THERAPY FOR INFANTS
Aiming for quick results, CSC’s first focus is on growing cells to treat the devastating genetic disorder Type 1 SMA, or spinal muscular Atrophy.
Affecting fewer than 1,000 infants per year in the United States, the genetic disease causes Motor neurons to degenerate, leaving the baby unable to control its muscles and eventually unable to breathe. Few children with Type 1 SMA live more than a year or two.
“Seeing a one-year-old in a stroller that looks like a stretcher and connected to a Ventilator really opens your eyes fully on why we’re doing this,” Airriess said. “There’s a great opportunity that stem-cell-based motor Neuron treatment will work for them.”
The company has already demonstrated in laboratory animals that the treatment leads to regrowth of nerve cells from the spinal cord into the muscles, Airriess said. Beyond that, an independent six-month safety study is under way to make sure that the planned injections wouldn’t be toxic or painful, spread uncontrolled, or cause cancer.
The support group Families of Spinal Muscular Atrophy raised $500,000 to pay for the ongoing safety study, he said.
In business terms, Type 1 Infantile SMA represents a $25-million-a-year market, he said.
THERAPY FOR ADULT WITH ALS
Beyond SMA, the company is preparing a treatment for the much better known degenerative disease ALS, amyotrophic lateral sclerosis, also known as Lou Gehrig’s Disease.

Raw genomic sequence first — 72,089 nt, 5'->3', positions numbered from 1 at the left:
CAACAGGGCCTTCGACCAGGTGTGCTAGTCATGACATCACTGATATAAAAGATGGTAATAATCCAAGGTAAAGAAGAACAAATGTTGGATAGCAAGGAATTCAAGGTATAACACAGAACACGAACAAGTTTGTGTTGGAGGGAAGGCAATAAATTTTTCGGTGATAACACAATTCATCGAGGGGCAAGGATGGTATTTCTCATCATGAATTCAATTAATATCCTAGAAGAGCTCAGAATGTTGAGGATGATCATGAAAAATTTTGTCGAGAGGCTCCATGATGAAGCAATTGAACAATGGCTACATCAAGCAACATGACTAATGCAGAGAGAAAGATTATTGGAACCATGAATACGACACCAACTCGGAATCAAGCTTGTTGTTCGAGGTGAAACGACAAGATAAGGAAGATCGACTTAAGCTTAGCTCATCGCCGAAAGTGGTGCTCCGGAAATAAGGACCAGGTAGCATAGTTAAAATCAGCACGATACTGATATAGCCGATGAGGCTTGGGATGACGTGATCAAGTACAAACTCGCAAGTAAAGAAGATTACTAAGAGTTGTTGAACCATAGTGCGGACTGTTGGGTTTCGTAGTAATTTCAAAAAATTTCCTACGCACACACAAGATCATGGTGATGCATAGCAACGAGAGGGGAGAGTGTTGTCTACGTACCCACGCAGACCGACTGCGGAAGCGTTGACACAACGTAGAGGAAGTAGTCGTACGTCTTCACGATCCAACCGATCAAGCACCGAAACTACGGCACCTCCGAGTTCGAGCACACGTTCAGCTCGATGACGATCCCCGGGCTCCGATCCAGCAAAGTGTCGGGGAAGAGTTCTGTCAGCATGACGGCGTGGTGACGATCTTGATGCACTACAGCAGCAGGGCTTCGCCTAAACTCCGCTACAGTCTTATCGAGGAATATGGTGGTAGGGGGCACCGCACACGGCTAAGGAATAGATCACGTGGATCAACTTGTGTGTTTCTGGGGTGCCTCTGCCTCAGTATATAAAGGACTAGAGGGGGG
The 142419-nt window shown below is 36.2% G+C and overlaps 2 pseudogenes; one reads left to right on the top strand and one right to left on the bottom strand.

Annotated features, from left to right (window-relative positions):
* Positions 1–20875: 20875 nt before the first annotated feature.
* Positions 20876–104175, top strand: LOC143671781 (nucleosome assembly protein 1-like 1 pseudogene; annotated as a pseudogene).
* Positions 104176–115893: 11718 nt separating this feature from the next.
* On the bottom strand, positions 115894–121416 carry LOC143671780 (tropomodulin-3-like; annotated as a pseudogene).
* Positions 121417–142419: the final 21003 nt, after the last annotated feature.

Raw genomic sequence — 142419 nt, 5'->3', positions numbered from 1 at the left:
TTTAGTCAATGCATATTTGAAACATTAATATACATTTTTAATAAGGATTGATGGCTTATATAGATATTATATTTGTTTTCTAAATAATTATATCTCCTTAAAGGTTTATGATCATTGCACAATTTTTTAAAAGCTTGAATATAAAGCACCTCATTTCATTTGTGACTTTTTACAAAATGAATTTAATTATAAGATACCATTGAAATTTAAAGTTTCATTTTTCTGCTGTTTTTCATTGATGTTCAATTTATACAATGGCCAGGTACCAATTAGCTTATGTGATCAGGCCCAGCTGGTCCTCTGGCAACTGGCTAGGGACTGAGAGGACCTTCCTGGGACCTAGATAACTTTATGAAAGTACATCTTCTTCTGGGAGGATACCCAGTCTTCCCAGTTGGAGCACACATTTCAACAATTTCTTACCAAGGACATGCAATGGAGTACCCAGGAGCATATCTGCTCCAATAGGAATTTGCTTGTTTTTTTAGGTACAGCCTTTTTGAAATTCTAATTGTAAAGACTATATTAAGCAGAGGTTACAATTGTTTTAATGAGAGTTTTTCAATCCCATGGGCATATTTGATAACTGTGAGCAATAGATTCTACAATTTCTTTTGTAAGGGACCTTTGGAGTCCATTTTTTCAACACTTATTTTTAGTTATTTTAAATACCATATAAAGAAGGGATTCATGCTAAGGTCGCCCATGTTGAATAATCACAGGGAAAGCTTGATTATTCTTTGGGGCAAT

“ALS is the big major target we’re going after,” Airriess said.
The disease affects motor neurons that connect the brain, the spinal cord and the muscles, gradually causing loss of muscle control, paralysis and death, usually within a few years of the first diagnosis.
ALS affects an estimated 30,000 people in the U.S., including 5,000 to 10,000 new ALS patients per year. It’s potentially a $1-billion-a-year market, Airriess said.
CSC is set up to make billions of motor neurons that could be used either to treat ALS patients directly through cell replacement or to help other researchers screen for new drugs to combat ALS.
FDA-mandated safety studies are already under way.
Important financial support for the company’s work on ALS has come from the ALS Therapy Development Institute and the Muscular Dystrophy Association’s ALS division. Both are headed by businessman Augie Nieto of Corona del Mar.
In addition, the ALS Association, a patient advocacy group based in Calabasas Hills, is working with the Belgian/English drug testing firm BioFocus DPI, which is searching for a drug to slow or halt the progress of ALS.
BioFocus DPI has contracted with CSC to provide it with billions of human motor neuron cells for use in the search. Payments for the research could total several million dollars if it goes as planned, according to Lucie Brujin, science director for the ALS Association.
Next, CSC says, its stem-cell therapies could be used to treat chronic spinal cord injury and, after that, various types of heart disease.
But those are what the company sees when it looks to the future.
For now, it’s keeping its focus on its short-range targets – SMA and ALS.
“We’re a small company, so we must keep our blinders on,” Keirstead said.
Innovation Register columnist
Contact the writer: 714-796-7841